On 24 July 1943, the submarine was attacked west of Madeira by Grumman Avenger and Wildcat aircraft from the escort carrier USS Santee. Two men were killed, another seven were wounded. The boat was damaged by a FIDO homing torpedo, but was able to carry-on with her patrol.
10th and 11th patrols
During the third part of a three-part patrol on 10 November 1943, a lookout broke his arm while the submarine fought bad weather.
U-373 had a lucky escape when she was attacked by a British Vickers Wellington of No. 612 Squadron RAF on 3 January 1944 in the Bay of Biscay. A second aircraft, a Liberator of 224 Squadron joined in. On tying up in Brest, two unexploded depth charges were discovered lodged in the conning tower. The boat was compelled to put to sea once more to jettison her unwanted extra 'cargo' in another hazardous operation.
12th and 13th patrols and loss
Four men died in U-373; there were 47 survivors.
U-373 took part in 16 wolfpacks, namely.
- Markgraf (8–15 September 1941)
- Brandenburg (15–24 September 1941)
- Störtebecker (5–16 November 1941)
- Seydlitz (27 December 1941 – 2 January 1942)
- Lohs (11 August – 21 September 1942)
- Draufgänger (29 November – 2 December 1942)
- Büffel (9–15 December 1942)
- Ungestüm (15–26 December 1942)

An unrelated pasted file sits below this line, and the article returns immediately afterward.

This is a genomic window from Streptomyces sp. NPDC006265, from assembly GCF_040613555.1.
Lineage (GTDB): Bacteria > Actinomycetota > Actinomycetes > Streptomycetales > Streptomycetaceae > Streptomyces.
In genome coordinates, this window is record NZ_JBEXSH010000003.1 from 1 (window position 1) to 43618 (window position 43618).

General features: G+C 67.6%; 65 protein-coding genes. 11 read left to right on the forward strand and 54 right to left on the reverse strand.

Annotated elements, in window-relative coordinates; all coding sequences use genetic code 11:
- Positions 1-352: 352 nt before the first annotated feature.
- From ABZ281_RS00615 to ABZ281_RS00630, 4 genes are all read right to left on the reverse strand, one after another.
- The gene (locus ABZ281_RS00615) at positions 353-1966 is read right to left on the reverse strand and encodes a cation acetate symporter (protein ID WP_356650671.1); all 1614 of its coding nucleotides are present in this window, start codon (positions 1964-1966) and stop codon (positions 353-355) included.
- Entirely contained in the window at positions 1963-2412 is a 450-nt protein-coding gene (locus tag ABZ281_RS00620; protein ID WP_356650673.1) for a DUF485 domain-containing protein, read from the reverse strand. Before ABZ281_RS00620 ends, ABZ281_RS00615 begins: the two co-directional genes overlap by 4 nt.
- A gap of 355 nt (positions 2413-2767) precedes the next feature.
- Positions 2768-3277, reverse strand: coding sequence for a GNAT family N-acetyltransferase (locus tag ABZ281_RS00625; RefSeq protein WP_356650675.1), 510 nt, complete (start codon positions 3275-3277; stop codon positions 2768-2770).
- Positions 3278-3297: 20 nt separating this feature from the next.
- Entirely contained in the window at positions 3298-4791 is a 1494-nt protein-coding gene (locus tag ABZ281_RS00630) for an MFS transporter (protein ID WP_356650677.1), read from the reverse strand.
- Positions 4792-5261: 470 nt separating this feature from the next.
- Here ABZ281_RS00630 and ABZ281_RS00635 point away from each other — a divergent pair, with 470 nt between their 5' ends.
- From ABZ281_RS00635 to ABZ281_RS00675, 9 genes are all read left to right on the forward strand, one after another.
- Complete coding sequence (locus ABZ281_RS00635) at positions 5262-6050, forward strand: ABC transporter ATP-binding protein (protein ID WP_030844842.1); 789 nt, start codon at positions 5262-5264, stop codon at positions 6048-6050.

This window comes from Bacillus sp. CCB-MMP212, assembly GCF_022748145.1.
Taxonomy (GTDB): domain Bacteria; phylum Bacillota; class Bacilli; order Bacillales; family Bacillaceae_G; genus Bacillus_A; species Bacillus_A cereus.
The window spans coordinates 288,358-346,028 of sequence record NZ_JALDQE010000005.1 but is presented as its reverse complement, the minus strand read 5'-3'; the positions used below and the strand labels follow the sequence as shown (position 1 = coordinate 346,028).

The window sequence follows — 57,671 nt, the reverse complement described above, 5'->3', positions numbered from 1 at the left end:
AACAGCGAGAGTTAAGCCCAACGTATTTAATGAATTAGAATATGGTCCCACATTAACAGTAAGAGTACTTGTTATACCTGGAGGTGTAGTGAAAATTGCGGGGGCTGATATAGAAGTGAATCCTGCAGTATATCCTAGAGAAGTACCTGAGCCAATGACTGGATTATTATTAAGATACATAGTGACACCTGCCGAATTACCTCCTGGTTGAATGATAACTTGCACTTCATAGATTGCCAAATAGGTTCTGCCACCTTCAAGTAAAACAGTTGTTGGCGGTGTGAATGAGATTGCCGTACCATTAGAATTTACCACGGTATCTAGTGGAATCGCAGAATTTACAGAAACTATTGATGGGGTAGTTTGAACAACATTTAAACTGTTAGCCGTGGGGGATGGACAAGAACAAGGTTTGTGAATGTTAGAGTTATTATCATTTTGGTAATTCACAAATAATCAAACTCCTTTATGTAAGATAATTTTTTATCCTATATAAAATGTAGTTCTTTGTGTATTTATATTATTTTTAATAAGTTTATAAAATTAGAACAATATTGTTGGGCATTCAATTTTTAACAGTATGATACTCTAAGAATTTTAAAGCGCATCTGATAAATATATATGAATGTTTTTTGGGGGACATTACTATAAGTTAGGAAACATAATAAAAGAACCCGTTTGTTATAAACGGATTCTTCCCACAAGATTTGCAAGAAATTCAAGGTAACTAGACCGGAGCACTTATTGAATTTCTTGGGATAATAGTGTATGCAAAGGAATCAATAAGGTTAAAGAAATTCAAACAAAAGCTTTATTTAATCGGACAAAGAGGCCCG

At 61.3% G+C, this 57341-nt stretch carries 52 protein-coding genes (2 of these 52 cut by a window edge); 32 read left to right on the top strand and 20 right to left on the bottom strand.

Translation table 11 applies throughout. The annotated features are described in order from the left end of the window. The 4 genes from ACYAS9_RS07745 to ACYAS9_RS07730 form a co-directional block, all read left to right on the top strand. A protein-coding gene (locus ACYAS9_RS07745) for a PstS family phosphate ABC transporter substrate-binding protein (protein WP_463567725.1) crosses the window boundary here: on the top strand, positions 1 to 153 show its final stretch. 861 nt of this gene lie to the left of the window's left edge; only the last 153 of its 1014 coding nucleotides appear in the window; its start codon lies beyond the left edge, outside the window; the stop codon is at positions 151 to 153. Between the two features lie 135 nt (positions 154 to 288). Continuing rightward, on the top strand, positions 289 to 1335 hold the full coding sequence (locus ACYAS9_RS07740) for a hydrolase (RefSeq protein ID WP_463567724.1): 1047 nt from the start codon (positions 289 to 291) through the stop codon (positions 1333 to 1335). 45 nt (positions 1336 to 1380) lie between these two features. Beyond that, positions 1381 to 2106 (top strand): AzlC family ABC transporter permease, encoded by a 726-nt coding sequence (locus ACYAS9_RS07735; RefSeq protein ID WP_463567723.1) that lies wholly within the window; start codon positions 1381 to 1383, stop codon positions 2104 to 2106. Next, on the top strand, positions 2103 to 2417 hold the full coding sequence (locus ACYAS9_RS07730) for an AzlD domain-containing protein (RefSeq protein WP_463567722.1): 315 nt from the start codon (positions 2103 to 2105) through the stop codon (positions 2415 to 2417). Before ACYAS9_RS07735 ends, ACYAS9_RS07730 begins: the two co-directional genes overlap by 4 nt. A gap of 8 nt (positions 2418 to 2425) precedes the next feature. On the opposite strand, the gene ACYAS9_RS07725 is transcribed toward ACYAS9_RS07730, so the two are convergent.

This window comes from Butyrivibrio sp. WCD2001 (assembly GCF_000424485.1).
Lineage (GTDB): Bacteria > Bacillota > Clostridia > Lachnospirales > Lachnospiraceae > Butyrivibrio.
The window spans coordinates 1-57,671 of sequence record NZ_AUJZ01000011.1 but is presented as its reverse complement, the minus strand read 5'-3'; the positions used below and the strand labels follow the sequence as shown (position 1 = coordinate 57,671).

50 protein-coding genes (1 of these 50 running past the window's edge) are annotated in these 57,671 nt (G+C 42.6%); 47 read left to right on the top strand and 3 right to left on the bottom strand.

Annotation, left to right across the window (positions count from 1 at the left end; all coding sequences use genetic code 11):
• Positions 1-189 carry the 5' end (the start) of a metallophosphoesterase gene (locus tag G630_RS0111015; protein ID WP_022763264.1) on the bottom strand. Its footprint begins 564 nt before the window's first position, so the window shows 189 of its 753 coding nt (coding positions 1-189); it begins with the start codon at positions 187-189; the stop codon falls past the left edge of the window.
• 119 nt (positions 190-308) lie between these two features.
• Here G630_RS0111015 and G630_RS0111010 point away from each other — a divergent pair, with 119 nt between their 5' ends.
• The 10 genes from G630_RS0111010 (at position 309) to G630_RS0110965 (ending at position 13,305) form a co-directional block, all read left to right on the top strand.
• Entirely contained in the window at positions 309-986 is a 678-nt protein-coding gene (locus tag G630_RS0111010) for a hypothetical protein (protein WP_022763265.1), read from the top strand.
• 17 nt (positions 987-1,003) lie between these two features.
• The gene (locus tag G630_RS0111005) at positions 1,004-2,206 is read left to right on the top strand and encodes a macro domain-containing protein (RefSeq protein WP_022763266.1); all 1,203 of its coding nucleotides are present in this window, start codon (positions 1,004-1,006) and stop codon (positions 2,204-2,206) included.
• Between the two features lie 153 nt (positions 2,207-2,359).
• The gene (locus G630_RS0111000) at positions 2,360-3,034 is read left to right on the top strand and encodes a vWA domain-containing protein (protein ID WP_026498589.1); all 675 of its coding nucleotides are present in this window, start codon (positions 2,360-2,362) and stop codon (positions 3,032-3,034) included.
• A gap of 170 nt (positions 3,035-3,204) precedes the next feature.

- Neuland (4–13 March 1943)
- Dränger (14–20 March 1943)
- Seewolf (21–28 March 1943)
- Siegfried (22–27 October 1943)
- Siegfried 3 (27–30 October 1943)
- Jahn (30 October – 2 November 1943)
- Tirpitz 5 (2–8 November 1943)
- Eisenhart 8 (9–10 November 1943)
Summary of raiding history
|17 March 1942||Mount Lycabettus||Greece||4,292||Sunk|
|22 March 1942||Thursobank||United Kingdom||5,575||Sunk|
|24 June 1942||John R. Williams||United States||396||Sunk (Mine)|
- Kemp 1999, pp. 194-5.
- Helgason, Guðmundur. "The Type VIIC boat U-373". German U-boats of WWII - uboat.net. Retrieved 4 September 2012.
- Helgason, Guðmundur. "War Patrols by German U-boat U-373". German U-boats of WWII - uboat.net. Retrieved 4 September 2012.
- Gröner 1991, pp. 43-46.
- "Mount Lycabettys". wrecksite.eu. Retrieved 10 December 2017.
- Helgason, Guðmundur. "Ships hit by U-373". German U-boats of WWII - uboat.net. Retrieved 26 December 2014.
- Helgason, Guðmundur. "Patrol of German U-boat U-373 from 26 Dec 1943 to 5 Jan 1944". German U-boats of WWII - uboat.net. Retrieved 26 December 2014.
- The Times Atlas of the World - Third edition, revised 1995, ISBN 0 7230 0809 4, p. 15.
- Busch, Rainer; Röll, Hans-Joachim (1999). German U-boat commanders of World War II : a biographical dictionary. Translated by Brooks, Geoffrey. London, Annapolis, Md: Greenhill Books, Naval Institute Press. ISBN 1-55750-186-6.
- Busch, Rainer; Röll, Hans-Joachim (1999). Deutsche U-Boot-Verluste von September 1939 bis Mai 1945 [German U-boat losses from September 1939 to May 1945]. Der U-Boot-Krieg (in German). IV. Hamburg, Berlin, Bonn: Mittler. ISBN 3-8132-0514-2.
- Gröner, Erich; Jung, Dieter; Maass, Martin (1991). U-boats and Mine Warfare Vessels. German Warships 1815–1945. 2. Translated by Thomas, Keith; Magowan, Rachel. London: Conway Maritime Press. ISBN 0-85177-593-4.
- Kemp, Paul (1999). U-Boats Destroyed - German Submarine Losses in the World Wars. London: Arms & Armour. ISBN 1-85409-515-3.
- Helgason, Guðmundur. "The Type VIIC boat U-373". German U-boats of WWII - uboat.net. Retrieved 26 December 2014.